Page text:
The most notable disappearance is that of Count Fosco at the climax. Glyde meets his maker pretty much as in the novel, though Marian is more involved in that fate, but Fosco simply vanishes afterward. Considering how Collins had to tweak coincidence to give Hartright a weapon with which he could destroy the Count in the novel, it's just as well that this plot-line was dropped. Still, Fosco's escape mars the adaptation's end. Overall, though, WOMAN is an eminently serviceable introduction to one of those Victorian novels almost no one reads any more.

Monday, March 9, 2015


PHENOMENALITY: *marvelous*
MYTHICITY: (1, 2) *fair,* (3) *poor*
FRYEAN MYTHOS: *adventure*

Though I enjoyed my re-watch of ESCAPE FROM NEW YORK, it's not one of John Carpenter's most kinetic films. Carpenter got to make the film on the strength of HALLOWEEN's box office, but ESCAPE's pace is less like HALLOWEEN, or the later BIG TROUBLE IN LITTLE CHINA, and more like its immediate predecessor THE FOG: brooding with malevolence.

ESCAPE may be also be seen as a negative response to the many sunny space operas spawned by STAR WARS-- though the original Lucas film had its moments of grit and grime-- and a return to the subgenre that dominated big-budget SF-films in the late 1960s and early 1970s: the dystopia-subgenre represented by the PLANET OF THE APES films, SOYLENT GREEN, and SILENT RUNNING.  Like SOYLENT GREEN, ESCAPE trades freely on the image of New York as the ultimate "urban jungle." Here Carpenter and co-scripter Nick Castle extrapolate from the city's 1970s reputation as "Crime City" to imagine a scenario in which the American government has surrendered Manhattan Island to the criminal element, turning it into the country's biggest penitentiary.  Criminals are allowed to make their own society, as long as they don't try to leave.

An aerial mishap drops the President of the U.S. into Manhattan, along with an audiotape he carries, containing a speech vital to keeping the peace with the country's perennial enemies, China and the USSR. One of the prison's alpha-dogs, "the Duke of New York"(Isaac Hayes), takes the President prisoner and threatens to kill him if the country doesn't yield to the prisoners' demands-- which, naturally, include freedom.  The authorities draft ex-special forces commando Snake Plissken to covertly enter the city and escape with both the President and the tape he carries. Just to keep it clear that the authorities are not the good guys, their representative Hauk (Lee Van Cleef) injects Plissken with timed explosives that will eventually kill him, if he doesn't return on time with both of his acquisitions.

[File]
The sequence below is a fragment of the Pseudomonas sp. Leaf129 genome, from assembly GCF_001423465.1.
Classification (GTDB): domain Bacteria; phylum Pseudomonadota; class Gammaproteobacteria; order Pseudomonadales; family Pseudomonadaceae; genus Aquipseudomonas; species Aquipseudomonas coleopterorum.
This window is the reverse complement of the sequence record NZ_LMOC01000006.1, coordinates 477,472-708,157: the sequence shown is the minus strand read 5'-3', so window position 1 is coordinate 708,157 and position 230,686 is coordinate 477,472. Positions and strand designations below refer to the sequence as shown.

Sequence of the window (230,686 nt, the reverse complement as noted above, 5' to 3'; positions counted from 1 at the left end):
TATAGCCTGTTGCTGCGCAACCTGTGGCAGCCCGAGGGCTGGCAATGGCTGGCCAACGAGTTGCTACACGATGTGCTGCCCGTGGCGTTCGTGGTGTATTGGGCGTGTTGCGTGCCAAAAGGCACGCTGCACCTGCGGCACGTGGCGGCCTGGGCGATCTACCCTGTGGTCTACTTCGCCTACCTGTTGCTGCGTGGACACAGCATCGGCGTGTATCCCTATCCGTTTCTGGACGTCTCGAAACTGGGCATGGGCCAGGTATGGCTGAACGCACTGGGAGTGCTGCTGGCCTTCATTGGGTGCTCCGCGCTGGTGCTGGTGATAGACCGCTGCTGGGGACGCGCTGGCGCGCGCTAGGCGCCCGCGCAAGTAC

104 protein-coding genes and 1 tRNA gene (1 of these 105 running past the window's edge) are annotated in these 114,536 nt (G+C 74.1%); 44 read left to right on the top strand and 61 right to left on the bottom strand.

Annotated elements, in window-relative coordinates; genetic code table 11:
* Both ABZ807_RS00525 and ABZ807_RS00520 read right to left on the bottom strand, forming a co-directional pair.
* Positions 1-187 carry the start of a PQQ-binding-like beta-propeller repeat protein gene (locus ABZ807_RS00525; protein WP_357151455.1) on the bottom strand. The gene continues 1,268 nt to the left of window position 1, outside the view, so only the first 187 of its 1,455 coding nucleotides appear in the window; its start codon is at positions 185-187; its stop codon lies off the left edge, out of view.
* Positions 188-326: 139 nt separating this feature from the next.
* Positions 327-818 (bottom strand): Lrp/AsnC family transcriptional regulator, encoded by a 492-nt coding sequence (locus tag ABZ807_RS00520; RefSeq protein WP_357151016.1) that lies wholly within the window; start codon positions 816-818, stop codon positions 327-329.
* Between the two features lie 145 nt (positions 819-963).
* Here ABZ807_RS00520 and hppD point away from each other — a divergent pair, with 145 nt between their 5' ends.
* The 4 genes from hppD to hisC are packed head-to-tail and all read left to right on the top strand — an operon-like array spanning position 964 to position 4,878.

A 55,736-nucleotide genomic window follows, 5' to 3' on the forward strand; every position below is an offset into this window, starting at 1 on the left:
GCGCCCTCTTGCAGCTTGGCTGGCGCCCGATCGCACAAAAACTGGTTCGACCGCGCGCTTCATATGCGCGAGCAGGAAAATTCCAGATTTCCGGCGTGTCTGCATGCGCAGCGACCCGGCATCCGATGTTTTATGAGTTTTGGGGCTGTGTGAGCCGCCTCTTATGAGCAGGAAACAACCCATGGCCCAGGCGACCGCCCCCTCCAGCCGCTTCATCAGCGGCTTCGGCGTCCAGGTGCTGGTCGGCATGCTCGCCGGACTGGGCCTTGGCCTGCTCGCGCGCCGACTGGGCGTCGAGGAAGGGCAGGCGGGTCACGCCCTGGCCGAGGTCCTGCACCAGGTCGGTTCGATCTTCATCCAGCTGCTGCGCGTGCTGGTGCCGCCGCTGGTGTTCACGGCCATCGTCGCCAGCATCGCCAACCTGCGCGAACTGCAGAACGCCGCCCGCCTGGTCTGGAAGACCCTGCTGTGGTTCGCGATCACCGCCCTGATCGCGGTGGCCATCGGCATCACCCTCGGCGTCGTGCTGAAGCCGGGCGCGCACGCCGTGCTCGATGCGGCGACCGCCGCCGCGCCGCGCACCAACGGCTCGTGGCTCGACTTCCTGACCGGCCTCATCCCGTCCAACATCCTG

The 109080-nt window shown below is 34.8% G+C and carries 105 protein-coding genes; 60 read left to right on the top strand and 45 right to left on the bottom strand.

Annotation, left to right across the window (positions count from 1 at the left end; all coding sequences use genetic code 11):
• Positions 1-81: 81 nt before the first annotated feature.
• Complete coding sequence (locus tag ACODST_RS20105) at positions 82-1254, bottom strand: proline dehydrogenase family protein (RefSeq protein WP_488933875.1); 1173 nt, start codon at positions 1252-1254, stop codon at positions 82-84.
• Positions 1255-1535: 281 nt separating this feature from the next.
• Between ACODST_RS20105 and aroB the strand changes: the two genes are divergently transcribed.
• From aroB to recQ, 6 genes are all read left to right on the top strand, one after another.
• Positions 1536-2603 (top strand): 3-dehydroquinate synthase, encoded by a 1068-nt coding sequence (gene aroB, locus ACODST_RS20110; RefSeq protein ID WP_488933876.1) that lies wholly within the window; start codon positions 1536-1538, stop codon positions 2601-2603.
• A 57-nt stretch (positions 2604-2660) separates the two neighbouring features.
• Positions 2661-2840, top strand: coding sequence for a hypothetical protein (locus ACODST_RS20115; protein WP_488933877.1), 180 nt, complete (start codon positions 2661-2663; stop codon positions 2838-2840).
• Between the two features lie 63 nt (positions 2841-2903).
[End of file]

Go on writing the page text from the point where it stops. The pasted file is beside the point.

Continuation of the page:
The film then follows Plissken on his dystopian search-and-rescue mission, as he infiltrates Manhattan, makes a few semi-trustworthy allies (including the director's wife Adrienne Barbeau), and eventually succeeds in freeing the President-- albeit with a twist that visits a fitting revenge on the corrupt authorities of America. (No final face-off between Russell and Van Cleef, unfortunately.)

Russell, principally known in the U.S. for his light Disney comedies, successfully re-created his image as the super-tough Snake, despite the fact that ESCAPE's body count seems rather low for this type of thriller. And though the actor did pump up his bod to do so, his scathing, cynical attitude is what sells the film-- which is fortunate, because Carpenter and Castle don't give any other character much presence. Hayes' "Duke" and Barbeau's "Maggie" look good, but they don't have any good character-arcs. ESCAPE is Russell's film all the way.